by Daniel McCabe
When the Canadian team marches in the opening ceremonies for the Olympic Games in Atlanta this month, Keith Morgan won't be participating. It's not that Morgan, Canada's best male judoka in his weight class (95 kg), isn't proud of his country. But Morgan is heading to Atlanta with a specific purpose in mind and he doesn't want any distractions.
"I want to stay focused on my event. I'm not going (to Atlanta) just to be able to say that I took part in an Olympics. I want to bring back a medal," says the McGill anatomy student. "I don't want to get caught up in all that hype until I'm finished competing. Then I'll have the rest of the Olympics to hang out and see what it's all about." Niki Jenkins, a cultural studies student who is also aiming for a gold medal as part of Canada's judo team, takes a different view.
"I want to take part in the opening ceremonies. I think it will help me get more focused. I'll be there thinking, 'This is why I'm here.' My adrenaline will be pumping." Of course, there are other factors to consider. Jenkins, the country's top-ranked female judoka in the 72 kg class, hears the temperature at the opening ceremonies might hit a blistering 44 degrees Celsius. "If that's the case, I'm staying in my air-conditioned room and I'll just get focused there," says Jenkins with a laugh.
Morgan and Jenkins aren't the only McGill students who will be taking part in the Atlanta games. Science student Tina Poitras, one of Canada's best speed-walkers, will be there. So will fencer Dan Nowosielski, a master's student in the Department of Earth and Planetary Sciences. Sebastien Paddington, a geography student who competed with the McGill swim team this year, will be part of the Olympic contingent from Trinidad and Tobago.
In addition, several members of the McGill Rowing Team will represent Canada in Atlanta. Tosha Tsang, Alison Korn and Greg Stevenson, recent graduates who've competed as McGill rowers, will take part, as will Henry Hering, a McGill rowing coach. Bradford Crombie, a master's student in history, will be a spare on the Olympic team and will race if one of his rowing teammates is felled by injury or illness. Tsang, Korn and Stevenson are all past Olympic gold medalists. Tsang and Korn will race as members of the eight-woman squad, while Stevenson and Hering are part of the men's eight.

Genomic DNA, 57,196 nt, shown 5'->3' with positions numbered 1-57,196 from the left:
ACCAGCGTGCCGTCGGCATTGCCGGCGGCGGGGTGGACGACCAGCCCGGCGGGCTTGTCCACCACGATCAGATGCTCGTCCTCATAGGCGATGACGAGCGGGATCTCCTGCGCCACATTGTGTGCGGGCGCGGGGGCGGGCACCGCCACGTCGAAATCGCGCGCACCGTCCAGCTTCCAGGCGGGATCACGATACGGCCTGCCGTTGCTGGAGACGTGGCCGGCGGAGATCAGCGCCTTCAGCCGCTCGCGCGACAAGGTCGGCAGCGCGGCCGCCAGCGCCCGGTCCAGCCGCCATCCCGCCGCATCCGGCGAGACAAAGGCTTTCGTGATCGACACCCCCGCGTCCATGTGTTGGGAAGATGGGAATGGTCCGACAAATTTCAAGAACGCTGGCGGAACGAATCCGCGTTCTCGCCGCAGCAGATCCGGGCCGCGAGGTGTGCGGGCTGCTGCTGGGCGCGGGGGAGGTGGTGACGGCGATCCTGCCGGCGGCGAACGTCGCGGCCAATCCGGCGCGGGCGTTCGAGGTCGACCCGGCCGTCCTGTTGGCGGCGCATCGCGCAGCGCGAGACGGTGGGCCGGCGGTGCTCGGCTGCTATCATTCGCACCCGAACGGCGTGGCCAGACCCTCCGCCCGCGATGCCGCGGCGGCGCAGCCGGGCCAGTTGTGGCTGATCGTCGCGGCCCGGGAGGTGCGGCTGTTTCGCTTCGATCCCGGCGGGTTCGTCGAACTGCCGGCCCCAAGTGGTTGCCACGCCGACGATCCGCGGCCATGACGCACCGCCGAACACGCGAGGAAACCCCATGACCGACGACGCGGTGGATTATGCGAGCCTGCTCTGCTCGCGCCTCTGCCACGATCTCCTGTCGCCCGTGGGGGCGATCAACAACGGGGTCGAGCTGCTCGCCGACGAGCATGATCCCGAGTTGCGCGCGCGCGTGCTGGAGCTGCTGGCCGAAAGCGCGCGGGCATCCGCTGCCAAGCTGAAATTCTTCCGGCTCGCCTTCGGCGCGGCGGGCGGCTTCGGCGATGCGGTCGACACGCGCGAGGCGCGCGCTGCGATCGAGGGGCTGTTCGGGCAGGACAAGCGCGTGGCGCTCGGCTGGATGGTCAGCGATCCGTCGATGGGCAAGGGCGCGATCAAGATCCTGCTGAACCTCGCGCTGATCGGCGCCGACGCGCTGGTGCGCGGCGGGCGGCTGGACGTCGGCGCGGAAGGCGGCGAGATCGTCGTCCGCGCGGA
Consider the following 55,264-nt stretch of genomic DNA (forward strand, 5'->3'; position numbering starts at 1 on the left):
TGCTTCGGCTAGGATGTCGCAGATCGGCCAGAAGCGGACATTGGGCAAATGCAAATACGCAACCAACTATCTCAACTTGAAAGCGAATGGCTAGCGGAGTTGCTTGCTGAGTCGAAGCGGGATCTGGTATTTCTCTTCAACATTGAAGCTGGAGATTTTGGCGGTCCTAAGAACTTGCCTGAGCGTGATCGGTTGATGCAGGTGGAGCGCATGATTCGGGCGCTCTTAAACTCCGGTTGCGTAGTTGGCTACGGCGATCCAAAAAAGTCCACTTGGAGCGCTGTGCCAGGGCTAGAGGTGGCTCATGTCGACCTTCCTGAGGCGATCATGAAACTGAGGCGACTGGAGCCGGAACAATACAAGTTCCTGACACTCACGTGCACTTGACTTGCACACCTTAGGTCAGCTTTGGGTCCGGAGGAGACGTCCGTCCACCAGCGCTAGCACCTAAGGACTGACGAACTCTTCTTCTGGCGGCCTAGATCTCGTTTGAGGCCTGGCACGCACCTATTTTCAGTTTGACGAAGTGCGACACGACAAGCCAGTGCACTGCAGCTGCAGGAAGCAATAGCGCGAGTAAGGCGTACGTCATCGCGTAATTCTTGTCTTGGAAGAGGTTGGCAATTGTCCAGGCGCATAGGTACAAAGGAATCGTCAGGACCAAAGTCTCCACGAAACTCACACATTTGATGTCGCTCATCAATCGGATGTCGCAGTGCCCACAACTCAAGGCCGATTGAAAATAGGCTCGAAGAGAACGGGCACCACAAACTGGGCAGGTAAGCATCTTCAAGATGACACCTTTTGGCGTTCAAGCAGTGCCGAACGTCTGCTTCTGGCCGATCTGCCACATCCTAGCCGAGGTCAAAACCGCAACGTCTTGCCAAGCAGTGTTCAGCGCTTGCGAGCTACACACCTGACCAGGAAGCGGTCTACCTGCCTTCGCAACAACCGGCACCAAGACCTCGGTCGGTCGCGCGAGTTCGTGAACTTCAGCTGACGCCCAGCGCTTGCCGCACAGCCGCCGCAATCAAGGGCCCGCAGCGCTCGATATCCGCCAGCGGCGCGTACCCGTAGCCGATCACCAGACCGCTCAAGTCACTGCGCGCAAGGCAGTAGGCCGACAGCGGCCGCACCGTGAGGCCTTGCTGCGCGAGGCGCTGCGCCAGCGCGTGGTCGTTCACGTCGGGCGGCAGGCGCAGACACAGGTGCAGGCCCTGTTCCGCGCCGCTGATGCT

Remarkably, Nowosielski will be competing in his third Olympics. A 12-year veteran of the Canadian fencing team, Nowosielski has wielded his foil in many international tournaments. He says none compare to the Olympics in terms of its unforgiving intensity.
"When the fencing competition starts, you can drop a pin in the auditorium and watch everybody jump. The pressure is incredible." Skill is important, but the fencers who win medals are the ones who cope with the tension the best. "If you make one mistake, you lose your match and you're gone. You don't get a second chance."
As a youngster in Ottawa, Nowosielski played hockey and skied like most other kids, but fencing became his passion early on. "Any two kids who pick up sticks and have a 'sword-fight' would understand the appeal," he says.
He finished in eighth place at the World Fencing Championships this year and was in seventh position the year before. "If I'm at my best, I have a shot," says Nowosielski in appraising his medal hopes.
Morgan, who has been training in judo since the age of seven, took the last semester off from McGill to gear up for the Games. After winning a tournament in Italy and defeating the 1988 Olympic champion in the process, he had been feeling good about his chances for a medal in Atlanta.
Unexpectedly, another athlete challenged Morgan's selection for the team, claiming his own record made him eligible over Morgan. The two met in a hard-fought, winner-take-all showdown last week which Morgan won.
While admitting afterwards that having to peak for such an important match just two weeks before the Games might take something off his form, the Calgary-born Morgan has lost none of his determination. "I've spent a large part of my life getting ready for a shot at the Olympics. It's one of the biggest things that I'll ever experience."
At 5'9", he tends to be one of the shorter men in his weight class, but he doesn't think his size is much of an issue when he steps onto the mat against an opponent. "I'm usually the smallest (competitor) in the division," Morgan said in a previous Reporter interview. "But I'm also one of the quickest."
Jenkins, a native of Selkirk, Manitoba, almost gave up judo at one point. She was too good at it. "I was getting bored. I would practise, then go to a tournament and win. That was the routine. There wasn't much of a challenge." Then she made the provincial team and started to compete on a national level. "Suddenly, I wasn't winning anymore and that got my competitive juices flowing. Also, I caught the traveling bug."
For the past four years, she has been the top-ranked Canadian woman in her weight class. This will be Jenkins's first Olympic experience and she isn't quite sure what to expect. "I keep hearing that the food will be absolutely amazing. There's a rumour that Arnold Schwarzenegger will host a party for all the athletes. Every athlete in the world looks forward to the Olympics. It's the pinnacle of your career."
Photos courtesy of Canadian Sport Images